Print Isn’t Dead issue 4
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Director / Editor
What is Print Isn’t Dead?
Print Isn’t Dead is a reaction and response to the phrase “print isn’t dead” which I believe the earliest recorded use of the phrase was by Egon Spengler in Ghostbusters (1984). www.youtube.com/watch?v=D3v_ogRaTf4
The essence of our magazine is to showcase the vast and varied uses of print. It is all around us. We like to showcase unusual methods of printing and the ways that traditional methods of print are still used today in contemporary art and design practises.
What makes it different to the rest?
Our magazine is designed differently for each issue, we use different typefaces from independent type foundries, which means the baseline grid has to be adjusted each time. We also print using different spot colours. We also like to introduce something special each time, for instance a limited run of screen printed covers or a variable data over printing white ink onto black paper.
In terms of content, I’m not sure there is really another printed magazine that talks about creative and industrious uses of print.
Who makes Print Isn’t Dead?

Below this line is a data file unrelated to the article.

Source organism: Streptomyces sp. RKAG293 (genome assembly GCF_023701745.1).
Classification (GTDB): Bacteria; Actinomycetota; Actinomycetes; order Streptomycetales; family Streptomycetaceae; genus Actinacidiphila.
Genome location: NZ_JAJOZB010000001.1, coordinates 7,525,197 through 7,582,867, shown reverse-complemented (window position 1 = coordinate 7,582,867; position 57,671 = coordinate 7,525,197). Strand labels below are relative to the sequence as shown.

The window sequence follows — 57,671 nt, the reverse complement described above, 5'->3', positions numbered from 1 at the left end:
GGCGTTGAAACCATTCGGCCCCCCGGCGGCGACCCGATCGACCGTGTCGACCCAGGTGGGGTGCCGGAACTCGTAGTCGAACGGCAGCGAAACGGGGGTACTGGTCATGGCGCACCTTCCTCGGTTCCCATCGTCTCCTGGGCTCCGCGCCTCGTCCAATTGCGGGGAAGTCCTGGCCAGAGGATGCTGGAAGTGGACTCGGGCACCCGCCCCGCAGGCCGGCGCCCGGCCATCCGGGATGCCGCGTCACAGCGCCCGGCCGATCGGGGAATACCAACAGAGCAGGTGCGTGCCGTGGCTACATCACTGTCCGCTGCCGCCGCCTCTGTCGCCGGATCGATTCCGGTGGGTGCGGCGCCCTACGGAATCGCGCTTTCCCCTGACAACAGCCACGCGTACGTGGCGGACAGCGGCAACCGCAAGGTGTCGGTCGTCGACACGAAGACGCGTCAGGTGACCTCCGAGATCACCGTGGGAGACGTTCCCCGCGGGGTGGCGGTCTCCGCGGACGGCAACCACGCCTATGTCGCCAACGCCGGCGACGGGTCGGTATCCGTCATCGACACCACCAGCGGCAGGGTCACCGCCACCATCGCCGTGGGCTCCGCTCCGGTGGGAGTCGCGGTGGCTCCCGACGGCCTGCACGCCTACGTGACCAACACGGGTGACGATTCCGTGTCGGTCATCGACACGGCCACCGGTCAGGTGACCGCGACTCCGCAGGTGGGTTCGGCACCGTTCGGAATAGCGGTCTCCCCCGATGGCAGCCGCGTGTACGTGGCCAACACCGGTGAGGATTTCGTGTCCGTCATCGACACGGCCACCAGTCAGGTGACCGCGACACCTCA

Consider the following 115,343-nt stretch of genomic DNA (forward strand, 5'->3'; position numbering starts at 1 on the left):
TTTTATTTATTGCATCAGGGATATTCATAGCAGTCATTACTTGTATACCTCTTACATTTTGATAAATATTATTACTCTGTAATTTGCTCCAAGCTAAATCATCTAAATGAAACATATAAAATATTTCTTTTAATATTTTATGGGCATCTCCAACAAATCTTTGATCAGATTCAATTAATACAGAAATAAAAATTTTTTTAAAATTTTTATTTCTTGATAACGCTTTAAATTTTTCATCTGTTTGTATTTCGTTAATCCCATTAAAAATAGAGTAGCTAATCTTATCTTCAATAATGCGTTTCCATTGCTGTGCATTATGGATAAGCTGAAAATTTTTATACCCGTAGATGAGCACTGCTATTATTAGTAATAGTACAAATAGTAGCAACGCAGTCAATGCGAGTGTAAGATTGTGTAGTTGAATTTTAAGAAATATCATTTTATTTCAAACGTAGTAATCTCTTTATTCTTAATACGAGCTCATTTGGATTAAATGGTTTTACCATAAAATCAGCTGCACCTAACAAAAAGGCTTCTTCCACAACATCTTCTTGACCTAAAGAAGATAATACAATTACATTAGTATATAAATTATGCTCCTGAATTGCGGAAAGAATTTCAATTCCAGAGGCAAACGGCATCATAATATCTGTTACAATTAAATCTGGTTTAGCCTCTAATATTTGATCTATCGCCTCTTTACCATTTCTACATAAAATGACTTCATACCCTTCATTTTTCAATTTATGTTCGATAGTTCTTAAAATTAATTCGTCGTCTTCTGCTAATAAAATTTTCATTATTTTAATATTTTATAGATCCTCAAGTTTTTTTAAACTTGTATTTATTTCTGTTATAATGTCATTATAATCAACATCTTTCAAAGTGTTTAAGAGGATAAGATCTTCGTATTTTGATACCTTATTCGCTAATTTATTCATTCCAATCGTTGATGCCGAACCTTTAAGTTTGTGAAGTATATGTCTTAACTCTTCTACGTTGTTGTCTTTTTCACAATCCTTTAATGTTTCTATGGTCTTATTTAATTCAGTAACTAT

The magazine is put together by our close-knit team who are based in Hackney, London, however the magazine is the product of everyone that we feature and has been greatly supported by Pureprint Group, Fedrigoni and Hewlett Packard. Print Isn’t Dead would not exist if it wasn’t for each and everyone’s input and that includes all of the people who purchase copies of our magazine, they are keeping print alive for us.
Who reads it?
We have a really varied readership, but if I were to categorise, it would have to be the graphic design, illustration, printmaking and general print community. Oh and of course general magazine lovers.
Why do you work in magazines?
Since I started People of Print as a website in 2008, I ahve always wanted to physically publish the content in the form of a book, magazine or another format. In 2014 we accomplished all of those goals: we released a 336 page hardback book with Thames & Hudson, self published Print Isn’t Dead and released Posterzine, an A1 poster that is also a magazine.
Aside from the print magazine, what are you involved in?
What would you change about Print Isn’t Dead if you could?
It’s hard to say what I would change about the magazine because it changes with every issue and we are always making adjustments. The main things that need development are our circulation, distribution and all of the logistical things about running a magazine, but I’m guessing that just comes with time – I’m in no rush, slow and steady wins the race.
Where do you see Print Isn’t Dead in five years?
I hope that Print Isn’t Dead magazine is seen as a respectable and trustworthy source of information, research with quality editorial and design-orientated content. We are working on creating some incredible partnerships which will allow us to develop all areas of the magazine in terms on content, production and logistics. Basically I would be happy if the magazine finds itself a stable foothold in the publishing world without any hiccups and is still alive in five years time. That would be a great accomplishment.